Hitachi Data Systems goes its own way
They plan their own route to lower cost storage and simpler management.
By Chris Mellor | Techworld | Published: 00:00, 28 October 2003
Hitachi Data Systems, at an event billed as its largest global announcement of the year, eschewed virtualisation and ATA or S-ATA disk arrays. Instead they plan to concentrate on lowering cost and simplifying management through automating processes and providing policy-driven management with existing technology.
HDS is providing archiving for email and other unstructured data through a partnership with Ixos. The data can be stored in WORM format on HDS. It agrees that expensive Lightning enterprise arrays are too expensive to hold this data, with its infrequent access pattern. Lower cost Thunder modular storage is better, however, that is still more expensive than competing ATA-based products.
Roger Turner, mid-range and NAS products director, EMEA at HDS, said that ATA-based arrays are not appropriate for "continuous 24 by 7 over five years operation as Fibre Channel and SCSI disks are." If you use them in that way, then disaster could result, and has happened. "I believe that we're seeing circumstances already where competitors are selling ATA-based solutions into customers that are using them inappropriately and seeing data loss." He cited StorageTek and a customer whose ATA-based BladeStore storage, used in a backup application, had seen disk and path failures. The BladeStore storage is being swapped out, at StorageTek expense, for Fibre Channel arrays.
Laurence James, disk marketing manager for StorageTek UK, said, “This was a very early BladeStore customer and it was sold for the wrong application, an OLTP database one. BladeStore is not designed for that. We have put specific pre-qualifications in place to prevent it occurring again. There have been no other instances of it happening. ”
HDS has a two-tier lifecycle platform currently; Lightning at the enterprise array level and Thunder at the modular array level. Asked if there will there be more tiersTony Reid, solutions marketing director, EMEA, at HDS, said: "Yes, there will. There needs to be a third, low-cost disk capability and it will be (in) the Thunder line. The question isn't technology. What we need to provide is a lower cost storage technology." He calls this "an archive modular" product, in contrast to the current mid-range modular Thunder product.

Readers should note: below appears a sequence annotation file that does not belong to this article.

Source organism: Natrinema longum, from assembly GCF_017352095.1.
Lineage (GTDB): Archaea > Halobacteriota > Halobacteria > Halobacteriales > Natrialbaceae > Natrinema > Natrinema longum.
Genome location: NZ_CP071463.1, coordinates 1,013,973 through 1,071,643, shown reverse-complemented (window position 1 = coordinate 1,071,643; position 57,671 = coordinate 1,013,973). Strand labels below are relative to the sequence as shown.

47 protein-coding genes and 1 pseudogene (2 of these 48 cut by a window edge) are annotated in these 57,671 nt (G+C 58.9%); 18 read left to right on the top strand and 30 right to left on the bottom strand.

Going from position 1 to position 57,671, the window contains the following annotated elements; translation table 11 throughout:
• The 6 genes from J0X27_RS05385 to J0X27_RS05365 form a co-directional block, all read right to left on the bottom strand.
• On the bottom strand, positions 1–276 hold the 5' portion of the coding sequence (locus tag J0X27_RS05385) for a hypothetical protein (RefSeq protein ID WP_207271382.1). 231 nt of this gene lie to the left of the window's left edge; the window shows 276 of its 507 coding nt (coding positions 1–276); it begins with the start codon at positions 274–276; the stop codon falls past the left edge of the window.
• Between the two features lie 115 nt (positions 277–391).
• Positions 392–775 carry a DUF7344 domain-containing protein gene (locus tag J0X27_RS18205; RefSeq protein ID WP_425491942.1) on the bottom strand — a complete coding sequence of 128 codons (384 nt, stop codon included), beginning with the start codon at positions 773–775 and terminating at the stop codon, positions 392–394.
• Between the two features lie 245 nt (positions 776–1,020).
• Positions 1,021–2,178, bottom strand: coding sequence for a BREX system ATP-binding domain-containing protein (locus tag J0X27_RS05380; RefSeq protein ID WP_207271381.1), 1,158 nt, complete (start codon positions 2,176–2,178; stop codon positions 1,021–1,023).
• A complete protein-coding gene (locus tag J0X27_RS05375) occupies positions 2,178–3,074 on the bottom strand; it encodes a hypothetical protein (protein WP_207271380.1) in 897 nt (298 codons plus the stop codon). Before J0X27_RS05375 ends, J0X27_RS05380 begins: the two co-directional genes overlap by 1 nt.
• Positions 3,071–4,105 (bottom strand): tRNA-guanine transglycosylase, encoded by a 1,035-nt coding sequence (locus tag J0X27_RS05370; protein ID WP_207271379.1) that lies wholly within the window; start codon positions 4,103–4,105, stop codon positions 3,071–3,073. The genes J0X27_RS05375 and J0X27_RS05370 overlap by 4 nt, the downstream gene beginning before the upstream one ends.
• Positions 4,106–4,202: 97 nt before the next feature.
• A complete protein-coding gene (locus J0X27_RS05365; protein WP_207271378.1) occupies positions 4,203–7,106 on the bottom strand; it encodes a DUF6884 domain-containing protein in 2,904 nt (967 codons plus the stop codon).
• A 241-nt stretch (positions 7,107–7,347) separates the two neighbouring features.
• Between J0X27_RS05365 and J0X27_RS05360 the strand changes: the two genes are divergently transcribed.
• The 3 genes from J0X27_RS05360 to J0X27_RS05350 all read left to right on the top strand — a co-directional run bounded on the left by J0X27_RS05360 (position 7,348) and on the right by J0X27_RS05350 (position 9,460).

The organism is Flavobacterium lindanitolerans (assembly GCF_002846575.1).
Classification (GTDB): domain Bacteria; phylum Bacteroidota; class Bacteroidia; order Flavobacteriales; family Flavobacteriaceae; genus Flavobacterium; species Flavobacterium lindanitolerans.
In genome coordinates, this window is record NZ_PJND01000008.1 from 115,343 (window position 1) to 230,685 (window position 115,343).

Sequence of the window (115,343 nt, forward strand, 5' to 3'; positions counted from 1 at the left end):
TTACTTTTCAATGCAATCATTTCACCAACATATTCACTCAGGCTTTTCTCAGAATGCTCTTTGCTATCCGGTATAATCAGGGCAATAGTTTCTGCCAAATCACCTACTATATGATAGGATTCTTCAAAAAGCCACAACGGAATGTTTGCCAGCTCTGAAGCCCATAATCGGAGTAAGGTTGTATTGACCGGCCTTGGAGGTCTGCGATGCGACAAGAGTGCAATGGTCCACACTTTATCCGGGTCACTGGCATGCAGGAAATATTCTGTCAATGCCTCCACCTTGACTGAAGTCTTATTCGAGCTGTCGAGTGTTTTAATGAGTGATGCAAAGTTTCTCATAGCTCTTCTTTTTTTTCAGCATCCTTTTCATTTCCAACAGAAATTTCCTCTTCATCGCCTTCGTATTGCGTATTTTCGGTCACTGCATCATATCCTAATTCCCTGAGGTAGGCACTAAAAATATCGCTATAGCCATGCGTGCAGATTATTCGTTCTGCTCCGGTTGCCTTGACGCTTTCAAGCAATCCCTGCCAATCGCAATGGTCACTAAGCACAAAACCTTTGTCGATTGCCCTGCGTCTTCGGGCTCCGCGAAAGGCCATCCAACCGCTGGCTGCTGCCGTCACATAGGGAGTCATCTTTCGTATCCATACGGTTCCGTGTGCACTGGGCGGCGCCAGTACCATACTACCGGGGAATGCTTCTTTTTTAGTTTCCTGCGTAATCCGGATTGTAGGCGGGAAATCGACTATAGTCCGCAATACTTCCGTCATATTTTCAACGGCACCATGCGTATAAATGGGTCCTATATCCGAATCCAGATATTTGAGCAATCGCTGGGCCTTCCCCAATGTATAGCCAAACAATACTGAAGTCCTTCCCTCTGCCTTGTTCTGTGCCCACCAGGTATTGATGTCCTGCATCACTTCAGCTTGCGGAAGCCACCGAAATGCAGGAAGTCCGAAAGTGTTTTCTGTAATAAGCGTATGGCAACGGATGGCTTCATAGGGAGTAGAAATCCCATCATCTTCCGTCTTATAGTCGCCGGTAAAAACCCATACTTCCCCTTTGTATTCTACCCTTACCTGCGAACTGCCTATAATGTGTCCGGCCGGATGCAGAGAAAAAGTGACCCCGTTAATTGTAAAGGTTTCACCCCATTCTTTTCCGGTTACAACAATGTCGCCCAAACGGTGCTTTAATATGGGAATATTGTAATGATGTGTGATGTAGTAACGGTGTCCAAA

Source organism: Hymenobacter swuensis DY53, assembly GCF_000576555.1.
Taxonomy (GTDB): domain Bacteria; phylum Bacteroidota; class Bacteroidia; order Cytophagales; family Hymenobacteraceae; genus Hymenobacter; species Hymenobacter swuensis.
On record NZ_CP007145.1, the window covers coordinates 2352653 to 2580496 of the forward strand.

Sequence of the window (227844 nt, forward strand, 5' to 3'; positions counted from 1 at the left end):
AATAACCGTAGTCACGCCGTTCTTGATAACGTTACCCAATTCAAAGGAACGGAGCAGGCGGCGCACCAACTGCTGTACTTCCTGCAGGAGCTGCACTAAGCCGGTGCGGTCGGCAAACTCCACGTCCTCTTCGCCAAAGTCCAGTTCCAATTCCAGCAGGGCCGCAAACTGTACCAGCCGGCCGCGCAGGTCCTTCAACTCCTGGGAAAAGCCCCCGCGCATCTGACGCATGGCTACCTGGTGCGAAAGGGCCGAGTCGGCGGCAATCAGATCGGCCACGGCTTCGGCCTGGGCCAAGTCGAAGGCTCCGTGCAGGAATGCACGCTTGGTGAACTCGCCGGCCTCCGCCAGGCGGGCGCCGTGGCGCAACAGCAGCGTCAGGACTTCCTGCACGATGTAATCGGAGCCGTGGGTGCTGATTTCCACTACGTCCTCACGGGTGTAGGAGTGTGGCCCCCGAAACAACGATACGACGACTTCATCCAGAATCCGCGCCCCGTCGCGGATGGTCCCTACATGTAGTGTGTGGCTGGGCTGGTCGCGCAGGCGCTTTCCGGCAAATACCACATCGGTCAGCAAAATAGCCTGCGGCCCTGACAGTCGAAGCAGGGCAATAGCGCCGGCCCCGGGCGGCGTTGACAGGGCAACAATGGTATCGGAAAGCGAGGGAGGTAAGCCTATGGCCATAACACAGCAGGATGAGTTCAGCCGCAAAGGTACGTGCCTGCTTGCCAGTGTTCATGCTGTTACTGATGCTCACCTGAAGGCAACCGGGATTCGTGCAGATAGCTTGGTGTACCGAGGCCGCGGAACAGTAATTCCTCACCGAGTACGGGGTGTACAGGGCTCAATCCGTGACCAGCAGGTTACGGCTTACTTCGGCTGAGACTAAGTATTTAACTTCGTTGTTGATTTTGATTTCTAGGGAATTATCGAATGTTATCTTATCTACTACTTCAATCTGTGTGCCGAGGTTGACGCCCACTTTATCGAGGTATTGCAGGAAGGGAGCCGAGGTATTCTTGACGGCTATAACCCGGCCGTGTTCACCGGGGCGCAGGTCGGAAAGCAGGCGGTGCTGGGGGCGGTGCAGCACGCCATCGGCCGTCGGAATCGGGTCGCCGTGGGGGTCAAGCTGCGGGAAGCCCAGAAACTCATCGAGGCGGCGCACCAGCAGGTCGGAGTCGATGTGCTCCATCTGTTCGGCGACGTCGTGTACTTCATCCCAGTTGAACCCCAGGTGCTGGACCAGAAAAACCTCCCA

What will come is a lower-cost Thunder array for archiving unstructured data. Turner says, "We don't want to release any technology that, by inadvertent or accidental misuse, can cause a customer to lose data. Until we are confident that we can put a system into a customer that will not lose them data we will not release the technology."
HDS isn't announcing any virtualisation capabilities, either. Reid said, "We were criticised eighteen months ago for not announcing a virtualisation strategy. If we had done so at the time, it would have been the wrong thing to do." HDS thinks that activities using virtualisation, such as replication, are best done as close to the application as possible, as with Veritas and volume virtualisation, or as close to the disks as possible, as with an array controller. Reid allows that using virtualisation to serve a 2TB LUN to an application, but only allocating 2GB of physical storage, is a useful thing, but it needs complex code. There's a balance between complex code and hardware cost; "With the price of (drive) hardware dropping relatively quickly still, is providing the complexity in the code going to be too late? Storage will be cheap enough that you don't care whether it's going to be a 10TB disk. The (virtualisation) jury's still out."
HDS services has installed Datacore and Falconstor virtualisation products as part of customer projects. Turner says, "We understand that technology well but it is not the ultimate panacea. In the short term the reason people want to implement virtualisation is to lower the cost of ownership. If we can do that through automation with existing technology and without introducing an extra layer of complexity then we will."
HDS believes that 80 per cent of the spend on storage in five years time will be on software and is preparing itself for that shift, initially by partnering to provide better management of stored data. It is not rushing into either ATA arrays or virtualisation to either provide apparently cheaper storage, preferring to avoid unreliable drive technology on the one hand and code complexity on the other. This places it behind the leading curve of storage technology claimed by EMC, IBM, StorageTek and others. This will not matter, we suspect, to cautious, conservative businesses - ones, in fact, like HDS itself.